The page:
Sunday, January 13, 2008

Alexander Supertramp - Part 2

I felt drawn to the story of Christopher McCandless not just because it was an interesting tale in and of itself, but for personal reasons as well. You see, I once tried to leave my family and everything I knew behind to strike out on a journey similar to McCandless. However, my trek was of a far briefer duration and considerably less risky than the adventures of the self-styled Alexander Supertramp.

If you only saw the film adaption of Krakauer's Into The Wild, you might think that Chris McCandless just suddenly decided to travel across America upon graduating from college in the spring of 1990. But in Chapter 12 of the book, it is revealed that McCandless made a regular habit of going away for months at a time during summer breaks between semesters in college. In the summer of 1989, a year before McCandless embarked on his two year voyage that ended with his death by starvation in an abandoned bus near Denali National Park, he had even made a brief foray up to Fairbanks, Alaska.

Since as far back as the 6th grade, if my memory serves, I was fascinated with maps, as well as history. During my junior high school years, I loved reading fantasy adventure stories, running the gamut from Robert E. Howard's Conan the Barbarian stories to J.R.R. Tolkien's The Lord of the Rings. A common feature of all these stories was that they provided maps of the fantasy worlds created by the authors, across which the protagonists travelled in pursuit of their fortunes or in carrying out their quests. I took a keen interest in poring over a worldwide atlas that we had in my house and developed a longing to explore the world, to the point of drawing a line to mark the path across the globe I intended to travel. To give you an idea of how out of touch with reality I was, I had incredibly naive notions that I would somehow raft across the Bering Strait to Siberia and then make my way down to China.

It was during the winter of 1986/1987 that my wanderlust reached a fever pitch. In the middle of my senior year at high school, I was also very depressed at the time and unhappy with my life at the time. I was still a believing Catholic at the time and I envisioned for myself a journey that would be not only physical, but also spiritual and transformational as well. My travel ambitions though were considerably trimmed. Instead of spanning the globe, my plan was to travel north into Canada. I intended to make my way up to the shores of the Ungave Peninsula in Quebec, where I believed that something would happen that would change my life and give me a divine purpose.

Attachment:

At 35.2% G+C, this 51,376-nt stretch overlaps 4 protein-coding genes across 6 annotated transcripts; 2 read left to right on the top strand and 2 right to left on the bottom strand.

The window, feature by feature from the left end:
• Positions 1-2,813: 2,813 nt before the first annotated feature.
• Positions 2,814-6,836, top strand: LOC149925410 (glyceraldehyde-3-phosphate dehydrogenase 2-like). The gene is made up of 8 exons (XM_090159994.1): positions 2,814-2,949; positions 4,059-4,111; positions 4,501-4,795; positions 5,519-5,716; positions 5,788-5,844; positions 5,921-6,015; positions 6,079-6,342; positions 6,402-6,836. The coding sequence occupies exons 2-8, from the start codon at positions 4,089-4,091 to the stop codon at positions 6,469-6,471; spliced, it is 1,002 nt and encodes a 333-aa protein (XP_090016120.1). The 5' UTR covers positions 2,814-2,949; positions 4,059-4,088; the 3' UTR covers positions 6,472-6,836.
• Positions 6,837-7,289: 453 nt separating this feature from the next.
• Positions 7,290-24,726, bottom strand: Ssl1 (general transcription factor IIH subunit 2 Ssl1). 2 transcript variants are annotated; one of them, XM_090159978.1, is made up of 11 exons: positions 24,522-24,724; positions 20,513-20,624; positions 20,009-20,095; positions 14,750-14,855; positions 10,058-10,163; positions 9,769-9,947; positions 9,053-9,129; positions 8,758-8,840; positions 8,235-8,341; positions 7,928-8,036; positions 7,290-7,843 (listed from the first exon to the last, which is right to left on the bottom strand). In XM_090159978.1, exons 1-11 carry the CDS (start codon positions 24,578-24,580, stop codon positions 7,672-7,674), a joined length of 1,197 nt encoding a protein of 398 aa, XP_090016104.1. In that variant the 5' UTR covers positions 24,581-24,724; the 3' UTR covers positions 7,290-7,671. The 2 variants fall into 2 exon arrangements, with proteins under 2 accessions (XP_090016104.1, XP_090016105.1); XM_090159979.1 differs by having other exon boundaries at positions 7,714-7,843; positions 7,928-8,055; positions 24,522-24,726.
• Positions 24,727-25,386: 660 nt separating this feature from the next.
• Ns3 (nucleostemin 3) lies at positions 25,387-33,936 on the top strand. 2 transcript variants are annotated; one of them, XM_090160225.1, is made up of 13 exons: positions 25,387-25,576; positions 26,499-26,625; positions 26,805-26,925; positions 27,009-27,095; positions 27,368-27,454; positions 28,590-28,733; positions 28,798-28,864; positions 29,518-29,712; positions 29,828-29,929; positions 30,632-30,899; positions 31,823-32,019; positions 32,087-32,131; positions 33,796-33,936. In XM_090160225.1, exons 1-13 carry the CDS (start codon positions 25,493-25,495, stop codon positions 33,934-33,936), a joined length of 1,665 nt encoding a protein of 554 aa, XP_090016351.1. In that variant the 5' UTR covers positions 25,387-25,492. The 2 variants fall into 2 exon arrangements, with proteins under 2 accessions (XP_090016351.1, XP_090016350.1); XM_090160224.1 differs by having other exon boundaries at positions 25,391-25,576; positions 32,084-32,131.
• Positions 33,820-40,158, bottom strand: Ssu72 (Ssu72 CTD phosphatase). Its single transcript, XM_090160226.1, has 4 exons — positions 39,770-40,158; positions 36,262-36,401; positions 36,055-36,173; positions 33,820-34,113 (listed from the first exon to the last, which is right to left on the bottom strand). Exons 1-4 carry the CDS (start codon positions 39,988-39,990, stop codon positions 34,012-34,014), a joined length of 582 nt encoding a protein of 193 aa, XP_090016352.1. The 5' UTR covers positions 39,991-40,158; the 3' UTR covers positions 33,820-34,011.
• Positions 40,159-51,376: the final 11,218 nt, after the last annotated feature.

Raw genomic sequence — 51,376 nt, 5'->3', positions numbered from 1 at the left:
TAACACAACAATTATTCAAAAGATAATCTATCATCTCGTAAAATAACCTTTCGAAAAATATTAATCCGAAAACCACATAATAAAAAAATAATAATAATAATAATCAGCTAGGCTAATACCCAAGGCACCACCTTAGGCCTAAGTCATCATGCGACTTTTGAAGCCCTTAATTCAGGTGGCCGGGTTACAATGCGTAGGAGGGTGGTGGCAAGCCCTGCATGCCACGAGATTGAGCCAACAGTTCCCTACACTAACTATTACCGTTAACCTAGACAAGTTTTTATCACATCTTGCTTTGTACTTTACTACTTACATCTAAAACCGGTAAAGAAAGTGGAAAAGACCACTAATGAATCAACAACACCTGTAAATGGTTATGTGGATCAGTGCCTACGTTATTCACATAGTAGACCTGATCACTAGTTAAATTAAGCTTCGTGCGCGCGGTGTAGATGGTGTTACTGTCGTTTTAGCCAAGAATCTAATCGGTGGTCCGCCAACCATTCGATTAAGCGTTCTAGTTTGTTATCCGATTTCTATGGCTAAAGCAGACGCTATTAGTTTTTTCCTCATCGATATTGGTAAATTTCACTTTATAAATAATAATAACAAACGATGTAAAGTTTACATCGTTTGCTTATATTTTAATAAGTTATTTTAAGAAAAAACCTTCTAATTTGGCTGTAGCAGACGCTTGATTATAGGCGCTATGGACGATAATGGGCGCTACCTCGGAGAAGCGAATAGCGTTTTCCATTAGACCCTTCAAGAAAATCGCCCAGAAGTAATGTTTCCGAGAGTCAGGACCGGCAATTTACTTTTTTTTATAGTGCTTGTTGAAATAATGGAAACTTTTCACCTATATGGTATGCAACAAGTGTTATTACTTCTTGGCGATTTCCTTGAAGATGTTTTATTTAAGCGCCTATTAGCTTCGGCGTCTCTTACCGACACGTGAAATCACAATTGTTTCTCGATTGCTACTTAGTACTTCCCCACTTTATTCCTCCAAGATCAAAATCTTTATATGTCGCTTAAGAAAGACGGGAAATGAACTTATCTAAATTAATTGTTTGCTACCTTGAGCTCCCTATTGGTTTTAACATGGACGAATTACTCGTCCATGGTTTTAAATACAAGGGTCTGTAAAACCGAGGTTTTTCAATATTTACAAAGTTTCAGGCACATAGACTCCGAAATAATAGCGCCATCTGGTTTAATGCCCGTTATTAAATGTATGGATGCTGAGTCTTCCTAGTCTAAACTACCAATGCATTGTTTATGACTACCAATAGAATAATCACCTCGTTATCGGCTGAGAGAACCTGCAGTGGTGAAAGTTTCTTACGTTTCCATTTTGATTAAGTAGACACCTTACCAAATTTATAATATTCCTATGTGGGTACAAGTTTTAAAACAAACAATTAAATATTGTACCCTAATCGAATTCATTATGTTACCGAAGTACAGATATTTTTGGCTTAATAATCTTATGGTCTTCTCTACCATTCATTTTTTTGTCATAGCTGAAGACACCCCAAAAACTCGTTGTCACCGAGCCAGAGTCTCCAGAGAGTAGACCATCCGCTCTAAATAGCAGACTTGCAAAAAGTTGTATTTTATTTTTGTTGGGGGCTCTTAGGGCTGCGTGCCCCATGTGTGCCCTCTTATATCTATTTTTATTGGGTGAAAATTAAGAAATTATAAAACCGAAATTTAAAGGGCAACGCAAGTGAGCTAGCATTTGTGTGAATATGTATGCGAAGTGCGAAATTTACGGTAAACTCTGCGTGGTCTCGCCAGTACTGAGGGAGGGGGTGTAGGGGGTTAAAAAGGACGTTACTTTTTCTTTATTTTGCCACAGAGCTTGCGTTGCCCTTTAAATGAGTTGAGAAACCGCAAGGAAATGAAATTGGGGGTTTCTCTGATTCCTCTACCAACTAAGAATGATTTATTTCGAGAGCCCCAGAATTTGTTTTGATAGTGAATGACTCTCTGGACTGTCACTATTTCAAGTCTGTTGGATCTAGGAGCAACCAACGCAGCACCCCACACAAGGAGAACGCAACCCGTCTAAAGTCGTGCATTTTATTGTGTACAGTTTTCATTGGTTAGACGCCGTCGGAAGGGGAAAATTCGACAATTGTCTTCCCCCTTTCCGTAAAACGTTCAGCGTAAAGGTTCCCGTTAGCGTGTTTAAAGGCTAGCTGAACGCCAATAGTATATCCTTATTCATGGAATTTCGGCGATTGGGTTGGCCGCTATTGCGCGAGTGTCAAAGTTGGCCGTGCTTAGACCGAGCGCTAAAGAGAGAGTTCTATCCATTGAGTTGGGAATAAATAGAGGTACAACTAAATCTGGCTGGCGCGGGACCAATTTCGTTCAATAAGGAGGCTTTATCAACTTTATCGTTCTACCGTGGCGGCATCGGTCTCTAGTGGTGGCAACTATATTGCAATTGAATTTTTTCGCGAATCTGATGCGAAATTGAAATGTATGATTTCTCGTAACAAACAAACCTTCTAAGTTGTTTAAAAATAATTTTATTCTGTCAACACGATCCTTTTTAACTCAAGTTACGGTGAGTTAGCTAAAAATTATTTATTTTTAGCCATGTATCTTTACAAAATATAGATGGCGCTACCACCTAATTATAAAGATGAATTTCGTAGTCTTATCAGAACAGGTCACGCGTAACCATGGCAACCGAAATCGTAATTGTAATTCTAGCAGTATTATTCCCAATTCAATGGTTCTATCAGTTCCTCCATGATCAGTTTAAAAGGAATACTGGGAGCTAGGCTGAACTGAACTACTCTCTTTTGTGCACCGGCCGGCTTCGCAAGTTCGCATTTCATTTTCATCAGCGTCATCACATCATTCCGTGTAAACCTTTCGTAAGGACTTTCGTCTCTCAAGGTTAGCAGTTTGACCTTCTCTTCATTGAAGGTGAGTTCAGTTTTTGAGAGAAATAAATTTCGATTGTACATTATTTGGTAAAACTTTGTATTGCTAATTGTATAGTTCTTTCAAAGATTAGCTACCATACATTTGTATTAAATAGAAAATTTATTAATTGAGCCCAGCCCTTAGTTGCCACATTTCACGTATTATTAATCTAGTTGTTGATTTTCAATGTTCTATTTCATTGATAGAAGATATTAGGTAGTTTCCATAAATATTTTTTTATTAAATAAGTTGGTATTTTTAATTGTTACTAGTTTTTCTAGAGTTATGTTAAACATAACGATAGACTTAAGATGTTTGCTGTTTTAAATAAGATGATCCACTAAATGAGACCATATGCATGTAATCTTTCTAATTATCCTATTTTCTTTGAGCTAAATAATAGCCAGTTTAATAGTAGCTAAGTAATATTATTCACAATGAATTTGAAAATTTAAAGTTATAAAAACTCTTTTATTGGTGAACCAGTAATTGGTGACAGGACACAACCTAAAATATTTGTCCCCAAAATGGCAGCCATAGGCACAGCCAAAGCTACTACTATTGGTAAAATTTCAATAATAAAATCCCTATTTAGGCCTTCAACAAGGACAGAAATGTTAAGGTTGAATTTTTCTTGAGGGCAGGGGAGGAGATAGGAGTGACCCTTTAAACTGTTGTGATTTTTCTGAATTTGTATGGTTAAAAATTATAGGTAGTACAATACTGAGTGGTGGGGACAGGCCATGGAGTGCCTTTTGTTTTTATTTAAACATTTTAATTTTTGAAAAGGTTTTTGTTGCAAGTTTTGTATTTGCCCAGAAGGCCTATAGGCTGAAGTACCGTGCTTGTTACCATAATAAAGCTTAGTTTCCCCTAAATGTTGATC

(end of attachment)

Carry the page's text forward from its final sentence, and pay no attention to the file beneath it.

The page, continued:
I set out on what I anticipated to be my epic journey in early-mid January of 1987, twenty-one years ago. I don't recall the exact date, though I remember it was a Monday. Unlike McCandless, I left a note behind for my parents, both of whom were at work that morning. I don't remember exactly what I told them. I do recall that I did not tell them where I was going, but that I had to go away for a while. Fortunately, the weather was in my favor that day. The sun shone and the temperature was mildly cold.

Rather than going to school, as I normally did, I walked to the Long Island Rail Road station at Hicksville and purchased a one way ticket to Penn Station in Manhattan. I had withdrawn $600 from my savings account so that I would have ample funds to buy whatever I might need on my voyage. I carried with me either a shoulder bag or a knapsack, I can't recall which, in which I packed several changes of clothes, some snacks and water, and a few other basic amenities. As I sat in the Manhattan bound train, I bristled with excitement and anticipation. I could scarcely believe that I was actually embarking on the journey I had planned.